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Sociological Effects

Exposure to violence within an individuals immediate social environment can

produce temporary or permanent changes in that individual's physical health and
emotional state (Adam, Glick, Shaprio, Umberson, 443).

For those women who have children, domestic violence can severely impair a
parent's ability to nurture the development of their children. Mothers who are
abused may be depressed or preoccupied with the violence. They may be
emotionally withdrawn or numb, irritable or have feelings of hopelessness. The
result can be a parent who is less emotionally available to their children or
unable to care for their children's basic needs. Battering fathers are less
affectionate, less available, and less rational in dealing with their children.
Studies even suggest that "battered women may use more punitive child-rearing
strategies or exhibit aggression toward their children." (Newton)

In nearly all cases of abuse, women report feelings of intense worthlessness and
inadequacy. These feelings, although a result of abuse, transcend to other areas
of a victim's life, affecting her sense of self-worth and her ability to manage her
day-to-day life. Such feelings of sheer worthlessness and helplessness often
prevent women from seeking help or from telling others about their experience.

Women who are abused may withdraw from social activities, friends, or family.
They may choose to no longer participate in racial, ethnic, religious, or
community activities. This isolation may be the result of threats and
manipulation by her abuser or from a desire to keep the abusive nature of her
relationship secret. It may also be the result of shame. Unfortunately, after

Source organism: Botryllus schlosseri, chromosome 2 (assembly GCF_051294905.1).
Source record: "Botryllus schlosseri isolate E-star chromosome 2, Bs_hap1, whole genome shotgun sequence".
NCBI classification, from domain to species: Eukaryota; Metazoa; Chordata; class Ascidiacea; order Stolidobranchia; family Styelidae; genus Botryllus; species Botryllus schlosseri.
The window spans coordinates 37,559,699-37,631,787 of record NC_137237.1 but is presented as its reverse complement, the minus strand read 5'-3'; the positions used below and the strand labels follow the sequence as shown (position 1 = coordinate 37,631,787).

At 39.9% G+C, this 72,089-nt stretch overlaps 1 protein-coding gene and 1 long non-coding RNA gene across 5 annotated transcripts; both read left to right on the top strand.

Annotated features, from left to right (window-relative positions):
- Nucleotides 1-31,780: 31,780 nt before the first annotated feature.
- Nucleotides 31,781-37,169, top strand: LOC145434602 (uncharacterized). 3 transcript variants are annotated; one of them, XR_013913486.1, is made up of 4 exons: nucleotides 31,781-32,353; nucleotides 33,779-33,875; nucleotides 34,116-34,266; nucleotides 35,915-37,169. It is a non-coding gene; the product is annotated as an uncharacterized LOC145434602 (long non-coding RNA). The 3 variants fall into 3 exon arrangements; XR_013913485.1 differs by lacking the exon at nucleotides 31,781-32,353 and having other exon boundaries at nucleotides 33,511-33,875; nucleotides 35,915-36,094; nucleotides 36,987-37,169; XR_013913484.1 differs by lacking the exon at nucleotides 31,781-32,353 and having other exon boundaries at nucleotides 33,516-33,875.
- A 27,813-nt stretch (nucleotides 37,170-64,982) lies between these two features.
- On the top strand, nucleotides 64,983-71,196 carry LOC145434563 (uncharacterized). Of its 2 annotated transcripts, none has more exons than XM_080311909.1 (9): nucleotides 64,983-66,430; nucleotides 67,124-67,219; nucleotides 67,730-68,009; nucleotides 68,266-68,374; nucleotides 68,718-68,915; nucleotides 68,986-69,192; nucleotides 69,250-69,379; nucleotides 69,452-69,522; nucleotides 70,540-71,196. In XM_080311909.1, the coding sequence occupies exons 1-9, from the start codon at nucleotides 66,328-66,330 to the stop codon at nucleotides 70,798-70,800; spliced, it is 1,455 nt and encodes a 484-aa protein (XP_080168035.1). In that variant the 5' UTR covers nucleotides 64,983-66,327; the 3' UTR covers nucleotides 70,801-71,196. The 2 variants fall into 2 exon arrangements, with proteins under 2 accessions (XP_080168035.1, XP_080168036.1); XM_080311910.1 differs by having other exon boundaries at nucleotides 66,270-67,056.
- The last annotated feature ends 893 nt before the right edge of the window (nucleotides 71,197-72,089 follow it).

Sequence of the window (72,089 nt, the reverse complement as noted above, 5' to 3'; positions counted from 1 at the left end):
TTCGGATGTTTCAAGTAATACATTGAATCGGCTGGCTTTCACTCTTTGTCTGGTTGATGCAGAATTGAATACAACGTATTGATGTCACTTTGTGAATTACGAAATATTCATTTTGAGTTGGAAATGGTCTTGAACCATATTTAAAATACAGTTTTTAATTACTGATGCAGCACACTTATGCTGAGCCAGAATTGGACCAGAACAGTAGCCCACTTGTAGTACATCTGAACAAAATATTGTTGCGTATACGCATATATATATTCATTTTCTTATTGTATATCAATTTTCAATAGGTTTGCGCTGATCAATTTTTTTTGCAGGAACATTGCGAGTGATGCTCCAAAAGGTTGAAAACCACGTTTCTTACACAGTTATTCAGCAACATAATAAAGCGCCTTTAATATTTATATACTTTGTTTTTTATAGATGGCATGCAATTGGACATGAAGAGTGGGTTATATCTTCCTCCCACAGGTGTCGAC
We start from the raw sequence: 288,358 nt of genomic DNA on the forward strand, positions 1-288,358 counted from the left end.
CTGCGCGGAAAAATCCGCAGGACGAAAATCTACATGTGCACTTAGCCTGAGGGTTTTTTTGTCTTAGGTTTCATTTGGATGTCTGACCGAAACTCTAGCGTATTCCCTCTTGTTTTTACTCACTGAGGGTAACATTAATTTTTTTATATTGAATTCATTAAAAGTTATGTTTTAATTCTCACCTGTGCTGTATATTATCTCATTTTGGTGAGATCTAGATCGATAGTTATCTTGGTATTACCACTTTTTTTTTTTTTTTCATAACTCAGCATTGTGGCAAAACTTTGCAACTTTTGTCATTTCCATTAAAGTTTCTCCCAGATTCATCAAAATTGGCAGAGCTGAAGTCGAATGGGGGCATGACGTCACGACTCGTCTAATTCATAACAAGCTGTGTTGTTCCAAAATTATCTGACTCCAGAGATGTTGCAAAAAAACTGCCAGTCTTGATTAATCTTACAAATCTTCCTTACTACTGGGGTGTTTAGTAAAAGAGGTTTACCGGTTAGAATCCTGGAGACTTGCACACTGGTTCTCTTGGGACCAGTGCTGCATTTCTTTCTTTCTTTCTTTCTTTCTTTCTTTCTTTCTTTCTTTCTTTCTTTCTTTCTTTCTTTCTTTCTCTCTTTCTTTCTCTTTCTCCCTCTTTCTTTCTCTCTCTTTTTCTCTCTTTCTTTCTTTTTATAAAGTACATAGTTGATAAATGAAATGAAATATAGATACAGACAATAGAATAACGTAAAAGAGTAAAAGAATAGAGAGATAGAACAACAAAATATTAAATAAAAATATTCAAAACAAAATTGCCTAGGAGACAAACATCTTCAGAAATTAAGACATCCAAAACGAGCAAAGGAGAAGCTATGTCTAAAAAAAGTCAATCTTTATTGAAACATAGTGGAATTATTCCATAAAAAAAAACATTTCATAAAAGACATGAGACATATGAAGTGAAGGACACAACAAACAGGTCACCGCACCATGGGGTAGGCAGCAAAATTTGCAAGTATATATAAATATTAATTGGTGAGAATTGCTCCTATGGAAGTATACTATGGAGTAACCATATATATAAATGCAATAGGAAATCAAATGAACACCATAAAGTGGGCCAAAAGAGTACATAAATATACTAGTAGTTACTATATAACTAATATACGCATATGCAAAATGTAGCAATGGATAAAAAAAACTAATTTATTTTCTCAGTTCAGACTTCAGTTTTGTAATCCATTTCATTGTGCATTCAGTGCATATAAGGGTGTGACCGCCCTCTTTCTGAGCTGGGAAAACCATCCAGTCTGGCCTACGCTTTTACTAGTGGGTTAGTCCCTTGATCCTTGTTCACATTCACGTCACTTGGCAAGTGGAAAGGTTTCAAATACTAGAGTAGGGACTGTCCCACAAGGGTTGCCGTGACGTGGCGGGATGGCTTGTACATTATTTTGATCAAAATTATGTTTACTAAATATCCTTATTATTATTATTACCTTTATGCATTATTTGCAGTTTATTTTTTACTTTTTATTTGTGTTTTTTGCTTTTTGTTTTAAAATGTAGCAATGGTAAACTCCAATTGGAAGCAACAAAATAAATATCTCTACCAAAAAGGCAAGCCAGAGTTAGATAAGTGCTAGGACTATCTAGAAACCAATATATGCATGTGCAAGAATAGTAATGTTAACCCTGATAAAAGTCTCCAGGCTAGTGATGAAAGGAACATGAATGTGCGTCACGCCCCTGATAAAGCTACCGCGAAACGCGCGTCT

telling others of their abuse, some women have experienced ridicule. Their abuse
was minimized, condoned, or excused. This very often leaves women feeling
alone, without immediate resources and support, and believing they are
inherently flawed. If a woman has left an abusive relationship, she may avoid
activities and social situations that might bring her into contact with her former
abusive partner. She may also avoid situations in which there are likely to be
mutual friends who are unsupportive or neutral.

Women At Work
Do not assume the effects of domestic violence are not confined to the home;
domestic violence encroaches upon a victim's workplace when her abuser
attempts to stalk, harass, injure, or threaten her at work. These behaviors not

only endanger the victim, they also put her co-workers, clients, and members of
the general public at risk.

Domestic violence in the workplace is costly to both the victim and to her
employer. A victim may suffer lost work, lost wages, and poor performance
appraisals. Her abuser may threaten her via phone, mail, fax, or email, and such
disturbances affect employees' ability to fulfill the requirements of their jobs. The
risk of job loss because of an abuser's continual harassment is very often a
barrier to leaving an abusive relationship.

Other long-term effects of domestic violence on women who have been abused
may include:

dissociative states
drug and alcohol dependence
eating disorders
emotional "over-reactions" to stimuli
general emotional numbing
panic attacks
poor adherence to medical recommendations
self neglect
sexual dysfunction
somatization disorders
strained family relationships
suicide attempts

an inability to adequately respond to the needs of their children